Hey, What Does It Take (Again)?

A little under a year ago and following a request from a friend I posted a detailed breakdown of just how many copies it took to reach the top of the singles chart in 2012. With a full 12 months having elapsed and an whole new year of data to work with it seemed only appropriate to update that now, and hopefully answer for the benefit of anyone searching for the next 12 months the answer to the eternal question:

How many copies do you have to sell to reach Number One?

Last year to avoid an excessive skew, I disregarded the final two weeks of 2012 in these calculations as the X Factor single followed by the Christmas Number One race meant that the Number One single in those weeks registered sales far in excess of the norm. This time around this isn’t necessary as in reaching the top of the charts at Christmas the Sam Bailey single actually sold close to the average amount of any single this year, so all 52 weeks of 2013, from the chart dated 5th January 2013 (with James Arthur’s Impossible at the top) to the one dated 28th December 2013 (when Sam Bailey’s Skyscraper was at Number One) are included in these calculations.

Sales of Number One singles in 2013 ranged from a low point of 46,279 (achieved rather surprisingly by Lily Allen with Somewhere Only We Know on the chart of December 14th) to a high of 266,524 as sold by Wake Me Up by Avicii on July 27th. The mean value for all 52 weeks was just shy of 109,113 copies whilst the median figure (the exact mid point of all the totals laid in order) was 104,501.5. It is therefore statistically sound to conclude that to reach Number One in an average week in 2013 a record would need to sell between 100,000 and 110,000 copies.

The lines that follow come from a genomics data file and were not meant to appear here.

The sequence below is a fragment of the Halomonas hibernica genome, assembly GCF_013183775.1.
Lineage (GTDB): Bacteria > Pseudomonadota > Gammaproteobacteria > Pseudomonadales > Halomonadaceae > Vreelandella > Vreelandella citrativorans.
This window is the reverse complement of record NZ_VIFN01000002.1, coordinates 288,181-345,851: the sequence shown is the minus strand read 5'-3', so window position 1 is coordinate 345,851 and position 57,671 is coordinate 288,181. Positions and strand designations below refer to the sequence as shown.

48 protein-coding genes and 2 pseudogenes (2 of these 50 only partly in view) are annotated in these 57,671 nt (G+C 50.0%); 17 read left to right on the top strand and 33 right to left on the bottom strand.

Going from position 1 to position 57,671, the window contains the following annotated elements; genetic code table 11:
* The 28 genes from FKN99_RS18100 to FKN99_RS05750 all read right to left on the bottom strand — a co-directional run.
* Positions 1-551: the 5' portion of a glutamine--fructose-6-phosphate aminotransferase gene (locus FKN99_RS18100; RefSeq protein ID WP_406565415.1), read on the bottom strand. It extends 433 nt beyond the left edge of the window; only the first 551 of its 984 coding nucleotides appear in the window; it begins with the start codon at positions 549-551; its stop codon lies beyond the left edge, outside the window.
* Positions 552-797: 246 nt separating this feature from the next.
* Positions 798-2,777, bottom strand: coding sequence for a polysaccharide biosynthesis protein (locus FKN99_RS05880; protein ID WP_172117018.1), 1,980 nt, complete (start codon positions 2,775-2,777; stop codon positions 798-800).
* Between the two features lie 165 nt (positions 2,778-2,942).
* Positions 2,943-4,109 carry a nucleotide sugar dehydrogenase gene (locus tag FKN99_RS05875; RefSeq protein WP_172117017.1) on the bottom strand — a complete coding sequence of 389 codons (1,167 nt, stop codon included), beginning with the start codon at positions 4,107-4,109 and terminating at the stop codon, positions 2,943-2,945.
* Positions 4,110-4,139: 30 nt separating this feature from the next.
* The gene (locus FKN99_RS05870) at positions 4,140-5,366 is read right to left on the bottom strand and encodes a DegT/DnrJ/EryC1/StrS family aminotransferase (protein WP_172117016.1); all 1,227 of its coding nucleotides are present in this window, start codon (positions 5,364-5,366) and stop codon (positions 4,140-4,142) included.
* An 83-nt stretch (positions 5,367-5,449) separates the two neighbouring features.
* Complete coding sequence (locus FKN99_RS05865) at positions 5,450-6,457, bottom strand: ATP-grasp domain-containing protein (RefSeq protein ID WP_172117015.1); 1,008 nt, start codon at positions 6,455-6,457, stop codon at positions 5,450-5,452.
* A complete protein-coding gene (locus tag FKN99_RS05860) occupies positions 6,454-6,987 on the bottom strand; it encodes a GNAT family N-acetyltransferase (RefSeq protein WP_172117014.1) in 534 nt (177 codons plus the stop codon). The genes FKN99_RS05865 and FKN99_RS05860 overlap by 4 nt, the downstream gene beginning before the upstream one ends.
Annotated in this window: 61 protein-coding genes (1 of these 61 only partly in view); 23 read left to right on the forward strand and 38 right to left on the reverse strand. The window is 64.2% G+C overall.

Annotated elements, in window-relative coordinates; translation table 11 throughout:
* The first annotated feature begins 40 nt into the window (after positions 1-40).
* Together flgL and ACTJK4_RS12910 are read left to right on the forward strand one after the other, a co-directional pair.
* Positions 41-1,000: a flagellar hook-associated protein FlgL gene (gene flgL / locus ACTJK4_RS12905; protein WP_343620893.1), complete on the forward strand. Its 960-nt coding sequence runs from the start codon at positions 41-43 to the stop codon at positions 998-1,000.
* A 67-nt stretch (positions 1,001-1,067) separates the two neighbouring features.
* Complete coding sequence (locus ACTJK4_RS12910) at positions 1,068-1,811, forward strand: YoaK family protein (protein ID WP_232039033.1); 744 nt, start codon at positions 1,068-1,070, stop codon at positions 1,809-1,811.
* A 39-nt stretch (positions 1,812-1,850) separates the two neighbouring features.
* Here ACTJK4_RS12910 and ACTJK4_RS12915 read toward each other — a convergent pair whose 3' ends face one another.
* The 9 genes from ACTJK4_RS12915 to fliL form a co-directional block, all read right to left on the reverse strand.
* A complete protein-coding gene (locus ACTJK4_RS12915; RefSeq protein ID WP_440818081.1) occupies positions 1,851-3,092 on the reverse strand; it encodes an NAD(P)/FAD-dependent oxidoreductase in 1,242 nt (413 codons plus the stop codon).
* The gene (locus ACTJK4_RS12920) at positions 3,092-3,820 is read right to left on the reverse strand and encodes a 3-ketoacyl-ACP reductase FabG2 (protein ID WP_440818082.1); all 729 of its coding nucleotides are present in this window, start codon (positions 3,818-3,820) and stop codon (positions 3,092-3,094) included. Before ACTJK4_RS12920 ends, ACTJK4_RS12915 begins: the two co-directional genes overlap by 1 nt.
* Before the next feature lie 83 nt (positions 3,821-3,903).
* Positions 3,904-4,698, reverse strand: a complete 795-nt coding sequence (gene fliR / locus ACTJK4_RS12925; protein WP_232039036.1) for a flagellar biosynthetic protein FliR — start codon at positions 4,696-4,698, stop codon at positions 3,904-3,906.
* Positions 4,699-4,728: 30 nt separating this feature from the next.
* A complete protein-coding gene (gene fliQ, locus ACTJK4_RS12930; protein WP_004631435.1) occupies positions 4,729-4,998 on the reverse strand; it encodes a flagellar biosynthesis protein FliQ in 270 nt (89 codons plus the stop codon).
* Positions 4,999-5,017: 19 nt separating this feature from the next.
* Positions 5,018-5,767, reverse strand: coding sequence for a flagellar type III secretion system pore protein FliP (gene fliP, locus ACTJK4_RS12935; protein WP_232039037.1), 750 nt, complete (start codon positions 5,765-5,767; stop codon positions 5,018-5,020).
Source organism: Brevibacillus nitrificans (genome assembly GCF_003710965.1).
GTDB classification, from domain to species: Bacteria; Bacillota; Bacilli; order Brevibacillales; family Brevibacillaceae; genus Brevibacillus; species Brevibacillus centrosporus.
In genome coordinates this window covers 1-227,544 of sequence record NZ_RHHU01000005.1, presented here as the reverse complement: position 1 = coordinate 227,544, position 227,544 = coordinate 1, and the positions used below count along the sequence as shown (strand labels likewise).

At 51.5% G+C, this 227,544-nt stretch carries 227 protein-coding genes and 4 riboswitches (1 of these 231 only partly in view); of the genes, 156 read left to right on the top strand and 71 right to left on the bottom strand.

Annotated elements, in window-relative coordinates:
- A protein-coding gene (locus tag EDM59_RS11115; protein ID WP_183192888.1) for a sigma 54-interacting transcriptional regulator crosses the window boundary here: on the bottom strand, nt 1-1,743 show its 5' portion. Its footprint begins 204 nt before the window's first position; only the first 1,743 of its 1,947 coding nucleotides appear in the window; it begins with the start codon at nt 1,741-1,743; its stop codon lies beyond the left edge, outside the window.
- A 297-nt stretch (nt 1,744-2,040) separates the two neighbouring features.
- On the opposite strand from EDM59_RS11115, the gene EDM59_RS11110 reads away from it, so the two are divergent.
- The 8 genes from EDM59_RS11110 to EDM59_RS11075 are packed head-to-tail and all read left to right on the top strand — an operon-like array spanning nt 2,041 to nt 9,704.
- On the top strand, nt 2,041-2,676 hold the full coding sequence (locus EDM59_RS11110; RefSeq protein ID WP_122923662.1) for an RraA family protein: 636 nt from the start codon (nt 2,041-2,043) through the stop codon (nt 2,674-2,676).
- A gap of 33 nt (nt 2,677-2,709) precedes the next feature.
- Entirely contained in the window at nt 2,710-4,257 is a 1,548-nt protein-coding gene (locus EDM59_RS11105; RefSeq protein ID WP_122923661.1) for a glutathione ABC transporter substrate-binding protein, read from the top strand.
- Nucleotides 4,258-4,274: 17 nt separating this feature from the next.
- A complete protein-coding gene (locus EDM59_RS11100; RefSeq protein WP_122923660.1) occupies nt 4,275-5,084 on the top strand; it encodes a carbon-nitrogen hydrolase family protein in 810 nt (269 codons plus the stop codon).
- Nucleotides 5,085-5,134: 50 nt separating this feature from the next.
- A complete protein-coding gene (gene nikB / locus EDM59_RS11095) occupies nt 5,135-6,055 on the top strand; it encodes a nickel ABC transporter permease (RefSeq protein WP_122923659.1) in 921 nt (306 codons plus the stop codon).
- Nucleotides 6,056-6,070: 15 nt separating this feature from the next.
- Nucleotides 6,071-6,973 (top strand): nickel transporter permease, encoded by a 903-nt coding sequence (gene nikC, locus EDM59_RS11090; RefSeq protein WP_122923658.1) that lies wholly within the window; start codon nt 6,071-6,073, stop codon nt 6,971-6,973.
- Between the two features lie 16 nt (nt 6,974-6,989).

As in last year’s commentary, it must be noted that this is the total number of copies actually sold by Number One hits, not technically how much they needed to sell, a figure which will always be precisely one more copy than the Number 2 single that week.

The highest selling Number 2 single of 2013 was, perhaps surprisingly, Scream And Shout by will.i.am and Britney Spears in the very first chart of the year, selling 115,896 copies behind the James Arthur single. It was in fact one of five different occasions during the year when a record selling well into six figures only reached Number 2 and indeed one of two records which sold more than the average Number One single during the year but still failed to top the charts in that particular week.

At the other end of the scale, the lowest selling Number 2 single of the year (and thus the easiest target) was Counting Stars by OneRepublic which sold a mere 39,696 copies on September 21st, some distance behind the 103,000 sold by Katy Perry at the top of the charts that week. So it never really stood a chance.

In conclusion then, in a world when none of the Number One records actually existed, to guarantee to top the singles chart in any given week in 2013 your record would have had to sell 115,897 copies – actually far more than the average – although it could well have done so with just 39,697 copies (and it is worth noting that the notorious campaign to propel Ding Dong The Witch Is Dead to Number One back in April resulted in a sale of 52,605 copies in a week when the Number One single sold just 6,000 copies more). In the real world where your hypothetical single was competing with the market as it actually existed, you would need to command a sale of 266,525 to guarantee a Number One, 104,502 to stand a 50/50 chance over the course of the year and a mere 46,280 during the weakest week of the year.

Hope that is clear. See you in 2015.

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  1. Pingback: Hey! What Does It Take? (2015) – James Masterton

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